Oz magazine is one of the most important records of 20th century counter-culture and revolution. During the run of 48 issues between 1967 and 1973, Oz tackled subjects ranging from gay rights to racism, the environment, feminism, sex, the pill, acid, rock music and the Vietnam War. Produced in a basement flat in London's Notting Hill Gate by three editors, Richard Neville, Jim Anderson and Felix Dennis, the magazine was renowned for its psychedelic covers by pop artist Martin Sharp, cartoons by Robert Crumb, radical feminist thought by Germaine Greer and provocative articles that called into question established norms of the period.
The V&A's Felix Dennis Oz archive acquisition recounts the magazine's kaleidoscopic history and chronicles one of the most politically and socially revolutionary periods in world history.
Oz raised the question: should, or even, could 'The Establishment' dictate what ordinary people saw, read and thought, or would the public be left alone to make up its own mind? Through a wealth of visual material, the archive chronicles this key turning point in British culture and offers a reminder that the powerful never relinquish control without a struggle.
In the early 1970s, Oz became the subject of the longest obscenity trial in British history after it was raided by the obscene publications division of the Metropolitan Police. Dennis, Neville and Anderson were charged with conspiring to corrupt the morals of the young for Oz #28, an issue created entirely by school children, which included a sexually explicit parody of the Rupert Bear cartoon strip. In response, the Friends of Oz campaign group was formed and a publicity campaign launched in support of the editors. Posters, flyers and stickers were produced; the Elastic Oz Band was formed and released 'God Save Us' featuring John Lennon and Yoko Ono; celebrities agreed to give evidence at trial and an Independence Day Carnival was staged to support the defendants and protest against the Misuse of Drugs Bill, censorship laws and the growing climate of government repression. The three editors were eventually acquitted of the conspiracy charge, but jailed for two other minor offences. However, all three eventually won their appeals and were released.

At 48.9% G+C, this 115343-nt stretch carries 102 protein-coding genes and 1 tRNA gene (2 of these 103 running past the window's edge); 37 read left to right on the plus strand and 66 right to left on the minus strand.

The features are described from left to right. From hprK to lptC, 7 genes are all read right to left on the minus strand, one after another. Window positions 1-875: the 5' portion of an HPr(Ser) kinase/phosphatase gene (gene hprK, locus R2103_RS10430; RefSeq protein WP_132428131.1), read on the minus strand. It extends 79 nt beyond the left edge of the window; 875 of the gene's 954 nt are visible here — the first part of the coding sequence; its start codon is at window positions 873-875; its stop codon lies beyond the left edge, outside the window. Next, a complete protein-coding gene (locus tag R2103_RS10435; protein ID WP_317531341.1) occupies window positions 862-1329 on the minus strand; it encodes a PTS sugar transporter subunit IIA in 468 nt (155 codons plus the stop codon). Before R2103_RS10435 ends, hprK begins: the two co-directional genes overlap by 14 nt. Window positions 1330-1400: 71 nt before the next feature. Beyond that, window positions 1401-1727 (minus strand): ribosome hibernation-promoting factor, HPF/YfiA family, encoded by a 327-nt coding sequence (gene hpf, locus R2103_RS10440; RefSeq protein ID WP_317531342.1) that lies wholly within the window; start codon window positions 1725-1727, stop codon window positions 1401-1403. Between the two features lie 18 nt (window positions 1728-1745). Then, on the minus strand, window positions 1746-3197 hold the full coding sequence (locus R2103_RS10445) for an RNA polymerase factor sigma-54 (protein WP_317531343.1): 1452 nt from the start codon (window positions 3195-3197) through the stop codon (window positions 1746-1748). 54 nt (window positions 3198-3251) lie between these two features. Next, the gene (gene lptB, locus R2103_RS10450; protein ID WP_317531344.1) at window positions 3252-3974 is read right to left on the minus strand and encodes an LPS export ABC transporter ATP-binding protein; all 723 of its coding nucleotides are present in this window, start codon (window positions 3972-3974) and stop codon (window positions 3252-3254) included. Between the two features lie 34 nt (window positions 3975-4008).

The Felix Dennis Oz Archive includes items related to the Oz Obscenity Trial, including badges, shirts, stickers and flyers distributed on the streets in 1971. It also includes a typescript of 'God Save Us' by John Lennon and Yoko Ono. Other highlights include personal correspondence, diaries and cuttings belonging to Dennis from his Oz years, such as material related to the running of the magazine and a letter he received from his mother during his time in jail.
The Archive also contains a series of posters created for the magazine by Hapshash and the Coloured Coat, Michael English, Martin Sharp and David Hockney. Rare original artworks, layouts and photographs organised by issue form part of the acquisition, including the hugely significant Magic Theatre issue (Oz #16) produced by the Australian artist Martin Sharp and film director Philippe Mora. Sharp and Mora lived and worked in the Pheasantry, a 1960s artist colony in London's Kings Road, which also housed Germaine Greer, Eric Clapton and David Litvinoff. The Magic Theatre issue encompassed a multi-media manifestation of collage, film, happenings, light shows, theatre and photography that had never before been seen in magazine form.